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The main obstacle is that China’s current and planned legislation on cybersecurity so far fails to address data security concerns. Because of the widespread use of machine-to-machine communication in Industry 4.0 manufacturing processes, the integrity of data flows must be 100 per cent assured.

In order to avoid potentially dangerous consequences to the environment or the safety of operators and others, manufacturers must ensure data security in several areas. For example, they need to be able to detect false transmissions or distortions by third parties. They also need to be able to ascertain the sender of every transmission and to guard against intrusions with the possible intent to steal intellectual property or prepare an attack on IT systems. In addition to stringent standards of data integrity and authenticity, manufacturers depend on an uninterrupted flow of data at extremely high volumes; this will probably require 5G communication in the future.

If this succeeds, our two economies and scientific establishments will achieve a quantum leap of integration

Experts agree that these requirements can only be met with so-called asymmetric encryption methods with multiple keys. Many of our machines and installations constructed for Industry 4.0 contain built-in encryption systems.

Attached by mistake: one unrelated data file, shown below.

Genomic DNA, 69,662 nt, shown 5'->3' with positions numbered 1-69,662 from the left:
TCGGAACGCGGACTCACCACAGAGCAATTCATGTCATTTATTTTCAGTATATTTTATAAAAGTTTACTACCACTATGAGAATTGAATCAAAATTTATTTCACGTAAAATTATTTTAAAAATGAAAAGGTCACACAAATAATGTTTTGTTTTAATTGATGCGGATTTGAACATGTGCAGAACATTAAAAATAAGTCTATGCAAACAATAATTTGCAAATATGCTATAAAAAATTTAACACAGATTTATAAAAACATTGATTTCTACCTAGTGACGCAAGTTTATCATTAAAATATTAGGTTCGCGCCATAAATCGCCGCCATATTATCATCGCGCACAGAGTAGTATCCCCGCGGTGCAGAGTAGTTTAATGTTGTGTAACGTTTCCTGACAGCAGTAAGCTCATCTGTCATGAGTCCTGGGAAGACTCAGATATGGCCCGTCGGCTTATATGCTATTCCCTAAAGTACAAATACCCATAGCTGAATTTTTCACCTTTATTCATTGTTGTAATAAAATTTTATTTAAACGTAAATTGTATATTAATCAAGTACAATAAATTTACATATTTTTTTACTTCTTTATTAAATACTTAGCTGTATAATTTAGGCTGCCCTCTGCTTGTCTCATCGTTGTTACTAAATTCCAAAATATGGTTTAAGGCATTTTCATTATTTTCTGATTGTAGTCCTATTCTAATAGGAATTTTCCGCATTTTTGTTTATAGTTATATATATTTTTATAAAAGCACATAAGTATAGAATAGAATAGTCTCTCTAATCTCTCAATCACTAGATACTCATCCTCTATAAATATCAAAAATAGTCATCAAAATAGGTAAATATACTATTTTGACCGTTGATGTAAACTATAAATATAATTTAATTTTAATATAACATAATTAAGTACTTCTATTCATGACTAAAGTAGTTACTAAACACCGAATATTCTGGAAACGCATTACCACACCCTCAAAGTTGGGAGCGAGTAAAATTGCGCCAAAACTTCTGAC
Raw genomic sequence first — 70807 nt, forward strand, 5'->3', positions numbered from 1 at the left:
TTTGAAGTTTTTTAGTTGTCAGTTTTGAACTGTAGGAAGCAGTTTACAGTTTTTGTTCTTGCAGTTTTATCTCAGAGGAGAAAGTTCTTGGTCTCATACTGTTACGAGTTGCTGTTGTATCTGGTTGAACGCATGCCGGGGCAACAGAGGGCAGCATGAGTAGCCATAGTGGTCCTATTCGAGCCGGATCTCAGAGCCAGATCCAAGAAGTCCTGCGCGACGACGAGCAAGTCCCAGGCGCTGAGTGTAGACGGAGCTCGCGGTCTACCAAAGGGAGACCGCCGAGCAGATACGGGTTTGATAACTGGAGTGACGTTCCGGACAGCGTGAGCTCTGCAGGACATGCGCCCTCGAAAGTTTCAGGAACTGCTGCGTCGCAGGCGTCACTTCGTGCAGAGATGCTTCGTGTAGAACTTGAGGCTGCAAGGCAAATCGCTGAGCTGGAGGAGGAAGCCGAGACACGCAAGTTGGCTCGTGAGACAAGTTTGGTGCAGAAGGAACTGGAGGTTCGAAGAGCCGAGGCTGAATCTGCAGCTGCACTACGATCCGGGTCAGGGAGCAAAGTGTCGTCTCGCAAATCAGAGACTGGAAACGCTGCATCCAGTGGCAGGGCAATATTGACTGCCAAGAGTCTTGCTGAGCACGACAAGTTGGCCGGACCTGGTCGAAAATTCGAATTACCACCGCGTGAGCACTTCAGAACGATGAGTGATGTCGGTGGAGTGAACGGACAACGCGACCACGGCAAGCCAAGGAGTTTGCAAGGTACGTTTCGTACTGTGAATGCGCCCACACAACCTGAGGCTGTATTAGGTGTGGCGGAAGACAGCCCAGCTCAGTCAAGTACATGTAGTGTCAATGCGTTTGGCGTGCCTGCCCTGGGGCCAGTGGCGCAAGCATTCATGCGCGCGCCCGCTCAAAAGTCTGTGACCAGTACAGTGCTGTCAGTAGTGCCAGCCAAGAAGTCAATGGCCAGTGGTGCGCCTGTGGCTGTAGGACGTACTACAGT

To sum up: our industry needs unhindered and safe encryption for data flows. This is a challenge not only for China but for any other country. These security challenges are so daunting that a German consortium led by Fraunhofer is developing a new “Industrial Data Space”, which aims to achieve a secure flow of data between networks of companies.

Unfortunately, current Chinese legislation is at odds with the requirements of Industry 4.0. Recent and future planned legislation might make the situation even more difficult. First, a 1999 directive generally prohibits the import and domestic sale of encryption products.

Second, the new anti-terrorism law seems to oblige operators to hand over decryption keys and encryption schemes to the authorities. The scope of these provisions is unclear.

The new draft cybersecurity law contains even more far-reaching obligations on companies and operators. For example, a blanket obligation to store all Chinese user data exclusively domestically would effectively rule out processing data provided by Chinese employees in the manufacturing process.

Third, China has repeatedly linked investments with an obligation to hand over core technology such as source codes. This apparently has also happened in the case of Industry 4.0 and further contributes to hesitation by German companies to expand these activities.

To become a global leader, China must first be ready to do some heavy lifting

The current focus on security, especially in cyberspace, gives little cause to be optimistic that these problems can be fixed in the short term. However, there are measures that could be taken to encourage faster progress without sacrificing perceived security needs. Chinese legislation has, in the past, taken into account that certain technologies must be exempted from restrictive legislation if they are to be widely accepted: China has made such exceptions for smart cards.

If the new industrial revolution is to take root in China, industrial data flows generated for the purpose of Industry 4.0 should be similarly exempted.

Michael Clauss is the German ambassador to China